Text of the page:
Skip to main content
U.S. flag

An official website of the United States government

Official websites use .gov
A .gov website belongs to an official government organization in the United States.

Secure .gov websites use HTTPS
A lock ( ) or https:// means you’ve safely connected to the .gov website. Share sensitive information only on official, secure websites.

The contribution of lipid layer movement to tear film thinning and breakup

Published

Author(s)

Geoffrey B. McFadden, Christopher Smith, Barbara A. Fink, Jason J. Nichols, Richard J. Braun

Abstract

The purpose of this study is to investigate the origin of the tear film thinning between blinks, which can lead to tear film breakup and ocular surface damage. Two mechanisms of thinning are considered: "tangential flow" of the tear film along the surface of the cornea, and evaporation. Tangential flow was studied by measuring the movement of the lipid layer which causes a corresponding motion of the aqueous tears.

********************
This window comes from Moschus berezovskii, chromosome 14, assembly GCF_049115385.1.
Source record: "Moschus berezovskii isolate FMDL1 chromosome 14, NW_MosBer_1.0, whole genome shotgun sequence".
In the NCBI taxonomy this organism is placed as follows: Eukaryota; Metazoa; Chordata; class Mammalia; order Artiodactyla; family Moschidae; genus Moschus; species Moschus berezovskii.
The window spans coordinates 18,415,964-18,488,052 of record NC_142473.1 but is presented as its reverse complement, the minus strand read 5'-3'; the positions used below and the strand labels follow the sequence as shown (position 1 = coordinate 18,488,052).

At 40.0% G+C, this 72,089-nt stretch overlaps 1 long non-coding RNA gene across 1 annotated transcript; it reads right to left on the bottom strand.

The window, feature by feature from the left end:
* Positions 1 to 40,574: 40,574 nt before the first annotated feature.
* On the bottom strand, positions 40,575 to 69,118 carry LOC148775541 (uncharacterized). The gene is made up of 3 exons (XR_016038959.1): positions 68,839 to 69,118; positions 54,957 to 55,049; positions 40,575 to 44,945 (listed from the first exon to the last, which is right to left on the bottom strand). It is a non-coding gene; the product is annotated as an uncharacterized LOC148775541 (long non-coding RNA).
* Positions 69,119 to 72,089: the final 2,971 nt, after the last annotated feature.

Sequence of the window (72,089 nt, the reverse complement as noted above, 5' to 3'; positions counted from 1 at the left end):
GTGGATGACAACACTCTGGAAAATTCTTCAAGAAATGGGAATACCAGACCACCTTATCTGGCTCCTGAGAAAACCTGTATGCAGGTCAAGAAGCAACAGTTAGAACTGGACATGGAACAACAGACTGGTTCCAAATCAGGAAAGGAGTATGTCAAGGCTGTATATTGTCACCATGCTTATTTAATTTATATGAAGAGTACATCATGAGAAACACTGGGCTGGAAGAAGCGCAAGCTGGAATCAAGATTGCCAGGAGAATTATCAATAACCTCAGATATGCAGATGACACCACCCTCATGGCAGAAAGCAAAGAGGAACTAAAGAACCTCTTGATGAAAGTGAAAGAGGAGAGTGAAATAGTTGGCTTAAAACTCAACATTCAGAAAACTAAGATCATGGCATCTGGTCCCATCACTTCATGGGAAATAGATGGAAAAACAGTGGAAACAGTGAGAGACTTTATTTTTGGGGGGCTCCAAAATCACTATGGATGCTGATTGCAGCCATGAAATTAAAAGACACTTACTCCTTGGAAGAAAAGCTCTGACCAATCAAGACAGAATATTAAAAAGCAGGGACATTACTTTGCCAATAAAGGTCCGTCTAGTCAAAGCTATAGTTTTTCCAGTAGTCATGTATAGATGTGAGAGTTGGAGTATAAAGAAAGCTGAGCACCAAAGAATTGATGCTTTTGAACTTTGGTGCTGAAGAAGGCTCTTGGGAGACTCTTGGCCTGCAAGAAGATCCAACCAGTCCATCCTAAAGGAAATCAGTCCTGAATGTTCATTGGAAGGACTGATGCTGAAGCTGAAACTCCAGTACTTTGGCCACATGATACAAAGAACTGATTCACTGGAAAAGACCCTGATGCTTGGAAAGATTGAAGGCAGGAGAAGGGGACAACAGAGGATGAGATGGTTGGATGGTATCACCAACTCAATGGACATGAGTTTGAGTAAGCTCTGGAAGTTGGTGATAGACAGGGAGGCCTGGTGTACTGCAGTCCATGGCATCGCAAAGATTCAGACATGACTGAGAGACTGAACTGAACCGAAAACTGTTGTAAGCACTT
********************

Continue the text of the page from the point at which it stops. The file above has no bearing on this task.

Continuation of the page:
Citation
Investigative Ophthalmology & Visual Science
Volume
50

Keywords

tear films, imaging interferometer, lipid layer, dry eye, tear evaporation, tangential flow

Citation

McFadden, G. , Smith, C. , Fink, B. , Nichols, J. and Braun, R. (2009), The contribution of lipid layer movement to tear film thinning and breakup, Investigative Ophthalmology & Visual Science (Accessed June 23, 2024)

Issues

If you have any questions about this publication or are having problems accessing it, please contact reflib@nist.gov.

Created June 15, 2009, Updated February 19, 2017